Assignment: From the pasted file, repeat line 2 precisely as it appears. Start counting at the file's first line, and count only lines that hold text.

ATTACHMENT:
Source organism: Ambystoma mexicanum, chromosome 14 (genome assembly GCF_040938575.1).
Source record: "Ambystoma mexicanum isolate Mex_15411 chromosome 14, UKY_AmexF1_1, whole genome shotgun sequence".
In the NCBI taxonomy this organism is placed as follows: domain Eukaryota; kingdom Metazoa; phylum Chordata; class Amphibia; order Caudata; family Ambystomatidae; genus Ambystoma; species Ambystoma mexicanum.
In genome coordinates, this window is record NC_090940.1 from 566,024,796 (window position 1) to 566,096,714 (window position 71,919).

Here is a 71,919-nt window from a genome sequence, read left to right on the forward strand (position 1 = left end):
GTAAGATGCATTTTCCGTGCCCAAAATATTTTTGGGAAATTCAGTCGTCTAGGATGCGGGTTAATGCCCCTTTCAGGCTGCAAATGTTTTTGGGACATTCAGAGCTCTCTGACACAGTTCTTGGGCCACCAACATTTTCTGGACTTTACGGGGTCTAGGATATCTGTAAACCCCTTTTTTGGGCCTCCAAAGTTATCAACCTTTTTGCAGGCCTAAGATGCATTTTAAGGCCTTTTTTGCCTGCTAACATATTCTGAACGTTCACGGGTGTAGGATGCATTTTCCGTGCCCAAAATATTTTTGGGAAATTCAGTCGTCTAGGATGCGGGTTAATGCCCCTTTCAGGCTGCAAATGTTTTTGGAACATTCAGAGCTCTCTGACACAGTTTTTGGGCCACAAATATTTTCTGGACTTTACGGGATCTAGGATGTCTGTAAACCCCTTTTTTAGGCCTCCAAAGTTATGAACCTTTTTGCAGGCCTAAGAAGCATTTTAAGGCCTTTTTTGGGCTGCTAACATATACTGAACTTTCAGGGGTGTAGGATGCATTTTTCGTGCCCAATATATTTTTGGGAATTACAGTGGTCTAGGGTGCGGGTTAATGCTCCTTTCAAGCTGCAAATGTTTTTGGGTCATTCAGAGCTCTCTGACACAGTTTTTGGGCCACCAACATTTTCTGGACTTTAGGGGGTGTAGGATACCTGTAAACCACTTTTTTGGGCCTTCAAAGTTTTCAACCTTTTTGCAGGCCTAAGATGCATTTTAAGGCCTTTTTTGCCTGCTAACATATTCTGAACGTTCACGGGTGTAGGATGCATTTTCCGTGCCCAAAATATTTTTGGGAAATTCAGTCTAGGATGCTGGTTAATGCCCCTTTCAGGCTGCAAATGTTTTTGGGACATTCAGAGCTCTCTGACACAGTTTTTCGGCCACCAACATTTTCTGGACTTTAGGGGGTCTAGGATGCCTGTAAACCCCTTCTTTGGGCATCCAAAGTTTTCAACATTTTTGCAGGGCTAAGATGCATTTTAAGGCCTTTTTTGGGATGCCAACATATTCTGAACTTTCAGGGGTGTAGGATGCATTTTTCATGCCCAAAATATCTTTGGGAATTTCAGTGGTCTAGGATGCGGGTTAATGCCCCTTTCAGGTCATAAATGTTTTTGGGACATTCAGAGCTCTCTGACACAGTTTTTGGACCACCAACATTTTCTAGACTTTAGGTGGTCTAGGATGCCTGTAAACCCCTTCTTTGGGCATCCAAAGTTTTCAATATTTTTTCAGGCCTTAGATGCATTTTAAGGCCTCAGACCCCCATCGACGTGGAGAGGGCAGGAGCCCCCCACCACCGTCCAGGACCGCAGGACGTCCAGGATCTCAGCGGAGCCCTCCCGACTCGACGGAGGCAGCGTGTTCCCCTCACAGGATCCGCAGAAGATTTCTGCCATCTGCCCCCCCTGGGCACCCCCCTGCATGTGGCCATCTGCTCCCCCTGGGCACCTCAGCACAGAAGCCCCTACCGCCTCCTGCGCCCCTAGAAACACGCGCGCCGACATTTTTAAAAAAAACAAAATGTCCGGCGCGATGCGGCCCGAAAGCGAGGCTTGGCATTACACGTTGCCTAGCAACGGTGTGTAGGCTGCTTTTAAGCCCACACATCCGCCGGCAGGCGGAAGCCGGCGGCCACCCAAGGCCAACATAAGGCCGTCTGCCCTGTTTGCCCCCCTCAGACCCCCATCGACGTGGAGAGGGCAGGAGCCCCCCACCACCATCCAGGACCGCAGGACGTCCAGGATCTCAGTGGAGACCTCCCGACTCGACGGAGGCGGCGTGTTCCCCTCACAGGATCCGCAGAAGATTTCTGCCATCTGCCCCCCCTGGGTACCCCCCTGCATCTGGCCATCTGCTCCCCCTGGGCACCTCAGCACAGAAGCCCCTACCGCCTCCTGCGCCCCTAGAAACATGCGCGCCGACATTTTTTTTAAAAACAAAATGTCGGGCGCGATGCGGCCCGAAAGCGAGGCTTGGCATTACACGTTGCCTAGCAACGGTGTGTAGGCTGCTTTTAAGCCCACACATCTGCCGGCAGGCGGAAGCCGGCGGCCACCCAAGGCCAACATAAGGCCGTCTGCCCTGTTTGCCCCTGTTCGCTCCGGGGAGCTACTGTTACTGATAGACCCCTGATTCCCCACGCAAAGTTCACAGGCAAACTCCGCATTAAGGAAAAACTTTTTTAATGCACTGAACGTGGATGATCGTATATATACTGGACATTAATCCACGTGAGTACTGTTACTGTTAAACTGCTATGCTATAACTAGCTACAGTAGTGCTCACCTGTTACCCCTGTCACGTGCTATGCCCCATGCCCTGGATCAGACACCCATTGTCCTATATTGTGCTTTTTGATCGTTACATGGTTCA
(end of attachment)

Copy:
Source record: "Ambystoma mexicanum isolate Mex_15411 chromosome 14, UKY_AmexF1_1, whole genome shotgun sequence".